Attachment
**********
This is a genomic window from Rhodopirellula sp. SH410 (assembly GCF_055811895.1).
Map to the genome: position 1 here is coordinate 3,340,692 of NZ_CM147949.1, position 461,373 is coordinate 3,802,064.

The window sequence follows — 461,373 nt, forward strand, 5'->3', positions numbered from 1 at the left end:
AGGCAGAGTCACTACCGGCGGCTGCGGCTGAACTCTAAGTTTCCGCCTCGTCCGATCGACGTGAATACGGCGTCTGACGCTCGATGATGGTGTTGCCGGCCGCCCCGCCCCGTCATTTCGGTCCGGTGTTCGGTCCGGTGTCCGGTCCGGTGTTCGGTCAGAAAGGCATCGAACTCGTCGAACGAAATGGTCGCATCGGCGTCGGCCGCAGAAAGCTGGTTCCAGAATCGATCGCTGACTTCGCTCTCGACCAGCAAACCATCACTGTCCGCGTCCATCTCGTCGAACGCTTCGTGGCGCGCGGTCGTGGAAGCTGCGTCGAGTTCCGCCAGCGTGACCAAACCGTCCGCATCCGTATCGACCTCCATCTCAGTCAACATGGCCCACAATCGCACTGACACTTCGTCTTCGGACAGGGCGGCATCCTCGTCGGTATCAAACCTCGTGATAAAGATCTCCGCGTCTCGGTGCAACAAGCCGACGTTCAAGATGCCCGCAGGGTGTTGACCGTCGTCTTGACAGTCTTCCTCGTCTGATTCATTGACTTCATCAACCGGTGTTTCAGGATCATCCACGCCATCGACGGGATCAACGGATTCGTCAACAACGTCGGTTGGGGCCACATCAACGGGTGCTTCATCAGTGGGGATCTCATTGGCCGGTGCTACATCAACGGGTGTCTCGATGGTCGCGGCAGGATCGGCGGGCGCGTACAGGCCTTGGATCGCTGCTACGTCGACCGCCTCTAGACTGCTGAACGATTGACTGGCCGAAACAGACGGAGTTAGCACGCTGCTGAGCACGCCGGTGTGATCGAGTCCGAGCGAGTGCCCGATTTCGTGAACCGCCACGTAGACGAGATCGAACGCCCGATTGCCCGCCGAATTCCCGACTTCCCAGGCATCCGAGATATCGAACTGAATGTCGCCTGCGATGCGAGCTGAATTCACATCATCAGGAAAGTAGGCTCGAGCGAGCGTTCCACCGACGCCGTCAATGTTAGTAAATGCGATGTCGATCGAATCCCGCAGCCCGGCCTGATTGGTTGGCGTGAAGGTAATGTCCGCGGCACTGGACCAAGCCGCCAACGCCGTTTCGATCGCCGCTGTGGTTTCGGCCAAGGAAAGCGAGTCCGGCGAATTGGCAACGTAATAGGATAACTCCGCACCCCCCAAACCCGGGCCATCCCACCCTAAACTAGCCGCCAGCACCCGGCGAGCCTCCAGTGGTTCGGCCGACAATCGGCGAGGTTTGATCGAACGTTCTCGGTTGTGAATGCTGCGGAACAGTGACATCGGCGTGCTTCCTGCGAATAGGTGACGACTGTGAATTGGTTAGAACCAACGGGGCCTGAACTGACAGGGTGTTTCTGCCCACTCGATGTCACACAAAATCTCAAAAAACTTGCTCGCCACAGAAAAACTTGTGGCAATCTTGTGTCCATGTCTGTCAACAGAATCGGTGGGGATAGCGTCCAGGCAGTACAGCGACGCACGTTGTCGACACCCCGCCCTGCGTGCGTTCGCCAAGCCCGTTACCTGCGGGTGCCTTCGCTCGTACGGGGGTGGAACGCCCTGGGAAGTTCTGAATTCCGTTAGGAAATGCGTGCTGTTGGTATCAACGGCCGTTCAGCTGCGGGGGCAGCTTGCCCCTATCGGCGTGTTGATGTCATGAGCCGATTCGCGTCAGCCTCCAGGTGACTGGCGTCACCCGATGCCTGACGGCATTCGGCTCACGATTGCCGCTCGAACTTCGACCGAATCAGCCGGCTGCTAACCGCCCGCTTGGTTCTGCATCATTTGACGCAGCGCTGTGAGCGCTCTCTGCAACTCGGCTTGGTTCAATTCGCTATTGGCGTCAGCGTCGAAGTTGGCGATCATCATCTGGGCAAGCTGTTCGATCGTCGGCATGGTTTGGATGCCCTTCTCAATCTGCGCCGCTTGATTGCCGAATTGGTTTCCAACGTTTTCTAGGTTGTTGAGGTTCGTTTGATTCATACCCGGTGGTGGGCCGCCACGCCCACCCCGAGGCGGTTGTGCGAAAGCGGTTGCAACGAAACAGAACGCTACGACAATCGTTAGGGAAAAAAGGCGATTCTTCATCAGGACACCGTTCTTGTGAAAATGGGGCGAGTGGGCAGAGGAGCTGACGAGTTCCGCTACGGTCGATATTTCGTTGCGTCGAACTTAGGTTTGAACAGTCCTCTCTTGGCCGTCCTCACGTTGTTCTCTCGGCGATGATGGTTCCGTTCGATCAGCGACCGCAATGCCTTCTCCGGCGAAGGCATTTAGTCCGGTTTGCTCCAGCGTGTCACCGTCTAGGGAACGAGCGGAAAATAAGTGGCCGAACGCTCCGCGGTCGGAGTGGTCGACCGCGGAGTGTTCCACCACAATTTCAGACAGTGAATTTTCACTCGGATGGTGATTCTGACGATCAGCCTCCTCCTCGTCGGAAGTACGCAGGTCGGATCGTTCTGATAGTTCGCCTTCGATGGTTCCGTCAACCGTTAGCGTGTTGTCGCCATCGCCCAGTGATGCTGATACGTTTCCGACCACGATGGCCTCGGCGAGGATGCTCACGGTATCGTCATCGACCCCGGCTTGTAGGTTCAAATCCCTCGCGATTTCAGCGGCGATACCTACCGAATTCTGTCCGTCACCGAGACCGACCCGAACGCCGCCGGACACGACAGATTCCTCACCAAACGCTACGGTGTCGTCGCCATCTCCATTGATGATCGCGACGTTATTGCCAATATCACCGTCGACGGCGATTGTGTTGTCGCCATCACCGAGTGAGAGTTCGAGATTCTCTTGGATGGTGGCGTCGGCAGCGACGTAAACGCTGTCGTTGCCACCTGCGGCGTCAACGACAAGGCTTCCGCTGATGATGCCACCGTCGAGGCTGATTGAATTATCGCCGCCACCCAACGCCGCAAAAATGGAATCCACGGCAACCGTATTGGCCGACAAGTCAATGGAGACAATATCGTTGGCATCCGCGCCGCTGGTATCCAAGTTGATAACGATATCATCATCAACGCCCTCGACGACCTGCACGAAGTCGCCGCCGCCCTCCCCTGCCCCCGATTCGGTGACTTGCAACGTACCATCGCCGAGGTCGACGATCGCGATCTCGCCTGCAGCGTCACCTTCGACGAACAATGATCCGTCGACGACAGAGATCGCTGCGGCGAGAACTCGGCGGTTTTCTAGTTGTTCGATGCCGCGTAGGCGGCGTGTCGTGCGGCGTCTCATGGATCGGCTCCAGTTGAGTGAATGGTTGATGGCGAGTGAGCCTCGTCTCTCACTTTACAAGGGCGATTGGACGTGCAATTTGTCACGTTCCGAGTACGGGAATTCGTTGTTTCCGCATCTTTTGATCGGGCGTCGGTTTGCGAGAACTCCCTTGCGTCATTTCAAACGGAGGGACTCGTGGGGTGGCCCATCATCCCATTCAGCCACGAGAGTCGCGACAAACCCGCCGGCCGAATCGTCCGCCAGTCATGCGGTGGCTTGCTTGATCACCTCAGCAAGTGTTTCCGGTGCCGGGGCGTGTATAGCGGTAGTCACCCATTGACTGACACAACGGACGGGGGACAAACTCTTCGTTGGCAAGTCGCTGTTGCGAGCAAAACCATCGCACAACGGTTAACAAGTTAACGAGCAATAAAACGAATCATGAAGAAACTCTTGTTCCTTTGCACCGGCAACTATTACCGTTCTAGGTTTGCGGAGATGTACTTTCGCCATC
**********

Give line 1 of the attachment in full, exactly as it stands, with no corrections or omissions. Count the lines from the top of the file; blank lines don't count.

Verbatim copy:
This is a genomic window from Rhodopirellula sp. SH410 (assembly GCF_055811895.1).